Why do they have Egyptian citizenship you might ask, if they’re really members of the ancient Palestinian nation? (est. 1991) It’s because they are Egyptians.
Much of the so-called Palestinian Arab leadership consists of Egyptians.
Arafat was born in Cairo in 1929, before Israel was even founded as a modern state. Mahmoud Zahar, a co-founder of Hamas, who was planning to vote in the Egyptian election, is set to lose his Egyptian citizenship.
And then there was Hamas interior minister Fathi Hammad who has a tendency to state inconvenient truths.
Personally, half my family is Egyptian. We are all like that. More than 30 families in the Gaza Strip are called Al-Masri [“Egyptian”]. Brothers, half of the Palestinians are Egyptians and the other half are Saudis.
Who are the Palestinians? We have many families called Al-Masri, whose roots are Egyptian. Egyptian! They may be from Alexandria, from Cairo, from Dumietta, from the North, from Aswan, from Upper Egypt. We are Egyptians. We are Arabs. We are Muslims. We are a part of you.
Because if the so-called Palestinians are really nothing more than Egyptian and Syrian migrants, then the legitimacy of their cause falls apart.
The (1831-1840) conquest, by Egypt’s Mohammed Ali, was solidified by a flow of Egyptian and Sudanese migrants settling empty spaces between Gaza and Tul-Karem up to the Hula Valley. They followed in the footsteps of thousands of Egyptian draft dodgers, who fled Egypt before 1831 and settled in Acre. The British traveler, H.B. Tristram, identified, in his 1865 The Land of Israel: a journal of travels in Palestine (p. 495), Egyptian migrants in the Beit-Shean Valley, Acre, Hadera, Netanya and Jaffa.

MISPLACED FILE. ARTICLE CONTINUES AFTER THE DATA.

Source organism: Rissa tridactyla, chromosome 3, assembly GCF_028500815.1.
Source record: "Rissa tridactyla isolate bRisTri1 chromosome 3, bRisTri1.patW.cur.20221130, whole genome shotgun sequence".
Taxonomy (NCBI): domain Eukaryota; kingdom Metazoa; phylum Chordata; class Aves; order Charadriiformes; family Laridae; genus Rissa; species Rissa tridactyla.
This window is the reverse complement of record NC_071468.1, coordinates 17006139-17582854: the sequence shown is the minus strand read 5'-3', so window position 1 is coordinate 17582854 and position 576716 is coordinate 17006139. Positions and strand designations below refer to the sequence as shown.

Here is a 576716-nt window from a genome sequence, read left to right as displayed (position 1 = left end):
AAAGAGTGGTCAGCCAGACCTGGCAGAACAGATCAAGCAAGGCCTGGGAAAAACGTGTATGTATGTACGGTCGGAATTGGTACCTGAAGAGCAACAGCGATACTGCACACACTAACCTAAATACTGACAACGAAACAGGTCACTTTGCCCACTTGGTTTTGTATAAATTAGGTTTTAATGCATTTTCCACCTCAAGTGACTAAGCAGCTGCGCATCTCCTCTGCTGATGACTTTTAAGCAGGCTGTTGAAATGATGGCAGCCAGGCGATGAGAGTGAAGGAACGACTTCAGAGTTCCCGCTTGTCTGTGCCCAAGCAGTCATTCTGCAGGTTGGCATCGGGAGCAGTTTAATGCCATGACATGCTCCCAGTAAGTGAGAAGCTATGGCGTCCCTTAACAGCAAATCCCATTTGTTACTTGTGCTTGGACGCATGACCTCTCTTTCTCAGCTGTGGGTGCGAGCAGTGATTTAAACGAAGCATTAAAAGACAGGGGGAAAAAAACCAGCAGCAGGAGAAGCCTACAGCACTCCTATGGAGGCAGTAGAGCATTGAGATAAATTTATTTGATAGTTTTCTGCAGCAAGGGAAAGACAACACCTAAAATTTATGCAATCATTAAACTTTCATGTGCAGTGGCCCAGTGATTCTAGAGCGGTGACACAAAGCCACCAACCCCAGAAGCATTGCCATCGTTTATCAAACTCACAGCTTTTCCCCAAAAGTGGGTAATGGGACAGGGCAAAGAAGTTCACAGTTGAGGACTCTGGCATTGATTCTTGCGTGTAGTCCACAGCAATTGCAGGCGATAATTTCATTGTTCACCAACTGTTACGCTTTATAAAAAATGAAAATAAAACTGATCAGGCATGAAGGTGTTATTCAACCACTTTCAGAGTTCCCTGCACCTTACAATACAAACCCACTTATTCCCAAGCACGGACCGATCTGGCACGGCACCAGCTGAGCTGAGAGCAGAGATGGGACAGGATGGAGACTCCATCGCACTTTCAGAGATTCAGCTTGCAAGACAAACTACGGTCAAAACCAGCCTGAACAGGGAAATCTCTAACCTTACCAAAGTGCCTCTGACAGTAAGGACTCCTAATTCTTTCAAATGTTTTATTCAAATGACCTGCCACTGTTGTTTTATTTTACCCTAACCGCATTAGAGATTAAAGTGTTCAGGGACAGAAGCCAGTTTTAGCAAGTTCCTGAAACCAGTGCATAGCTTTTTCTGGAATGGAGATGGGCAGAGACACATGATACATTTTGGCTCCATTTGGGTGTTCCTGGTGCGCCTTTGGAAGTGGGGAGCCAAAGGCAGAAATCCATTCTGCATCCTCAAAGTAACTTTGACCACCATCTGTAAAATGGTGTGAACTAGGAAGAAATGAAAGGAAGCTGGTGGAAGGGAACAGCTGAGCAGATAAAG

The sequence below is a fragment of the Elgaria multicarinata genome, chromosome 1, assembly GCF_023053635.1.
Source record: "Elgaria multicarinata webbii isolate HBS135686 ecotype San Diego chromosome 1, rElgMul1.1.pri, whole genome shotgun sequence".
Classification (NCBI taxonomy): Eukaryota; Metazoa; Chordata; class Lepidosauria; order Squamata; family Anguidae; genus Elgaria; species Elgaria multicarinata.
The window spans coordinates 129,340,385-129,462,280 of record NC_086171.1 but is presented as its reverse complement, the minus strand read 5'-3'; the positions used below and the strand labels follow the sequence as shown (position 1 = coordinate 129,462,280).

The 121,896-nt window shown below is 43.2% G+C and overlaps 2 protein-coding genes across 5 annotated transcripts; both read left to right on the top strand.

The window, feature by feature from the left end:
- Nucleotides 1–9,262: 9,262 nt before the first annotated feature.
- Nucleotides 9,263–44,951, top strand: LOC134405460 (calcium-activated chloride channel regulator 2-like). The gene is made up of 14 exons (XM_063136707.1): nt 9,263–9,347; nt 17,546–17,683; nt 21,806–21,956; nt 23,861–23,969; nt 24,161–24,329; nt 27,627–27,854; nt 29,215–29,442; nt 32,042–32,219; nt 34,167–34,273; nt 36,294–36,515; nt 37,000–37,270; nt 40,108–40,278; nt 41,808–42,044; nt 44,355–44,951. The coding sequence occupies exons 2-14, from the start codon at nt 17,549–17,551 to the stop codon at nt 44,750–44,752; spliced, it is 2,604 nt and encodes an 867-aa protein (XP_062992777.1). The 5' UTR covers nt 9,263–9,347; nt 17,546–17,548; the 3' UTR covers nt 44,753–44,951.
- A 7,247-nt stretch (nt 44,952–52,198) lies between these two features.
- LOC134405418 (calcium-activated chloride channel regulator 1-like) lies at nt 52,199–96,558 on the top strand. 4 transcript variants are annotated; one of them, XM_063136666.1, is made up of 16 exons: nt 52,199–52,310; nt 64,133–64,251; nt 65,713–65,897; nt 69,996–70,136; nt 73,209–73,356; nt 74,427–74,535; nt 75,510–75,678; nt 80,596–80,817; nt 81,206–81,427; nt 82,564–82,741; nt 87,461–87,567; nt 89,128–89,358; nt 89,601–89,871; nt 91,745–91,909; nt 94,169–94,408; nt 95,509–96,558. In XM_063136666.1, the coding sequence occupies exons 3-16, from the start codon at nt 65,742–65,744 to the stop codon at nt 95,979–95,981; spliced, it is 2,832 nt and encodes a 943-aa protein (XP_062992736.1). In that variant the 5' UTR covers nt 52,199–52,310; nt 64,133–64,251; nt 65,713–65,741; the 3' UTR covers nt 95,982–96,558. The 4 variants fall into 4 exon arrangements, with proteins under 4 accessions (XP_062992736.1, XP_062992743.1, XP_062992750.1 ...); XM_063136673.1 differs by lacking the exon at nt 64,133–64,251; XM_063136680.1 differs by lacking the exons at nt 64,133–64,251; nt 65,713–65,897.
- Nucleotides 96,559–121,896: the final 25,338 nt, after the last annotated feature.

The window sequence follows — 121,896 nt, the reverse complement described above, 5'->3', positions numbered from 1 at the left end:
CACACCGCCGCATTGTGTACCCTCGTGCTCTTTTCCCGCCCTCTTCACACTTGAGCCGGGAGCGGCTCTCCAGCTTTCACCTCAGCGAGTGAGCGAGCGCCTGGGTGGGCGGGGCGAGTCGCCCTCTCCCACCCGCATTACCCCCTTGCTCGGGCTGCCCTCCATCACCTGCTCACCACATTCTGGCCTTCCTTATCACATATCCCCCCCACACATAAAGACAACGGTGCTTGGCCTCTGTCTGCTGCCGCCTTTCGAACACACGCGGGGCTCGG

The British Palestine Exploration Fund documented that Egyptian neighborhoods proliferated in the Jaffa area: Saknet el-Mussariya, Abu Kebir, Abu Derwish, Sumeil, Sheikh Muwanis, Salame’, Fejja, etc. In 1917, the Arabs of Jaffa represented at least 25 nationalities, including Persians, Afghanis, Hindus and Balochis. Hundreds of Egyptian families settled in Ara’ Arara’, Kafer Qassem, Taiyiba and Qalansawa.
“Ibrahim Pasha, Palestine’s Egyptian conqueror, had left behind him permanent colonies of Egyptian immigrants at Beisan, Nablus, Irbid, Acre and Jaffa. Some 500 Egyptian soldiers’ families established a new quarter [in Jaffa], and that was only one among countless similar situations.
This was always about the Muslim physical and cultural colonialism of the land of the indigenous Jewish population.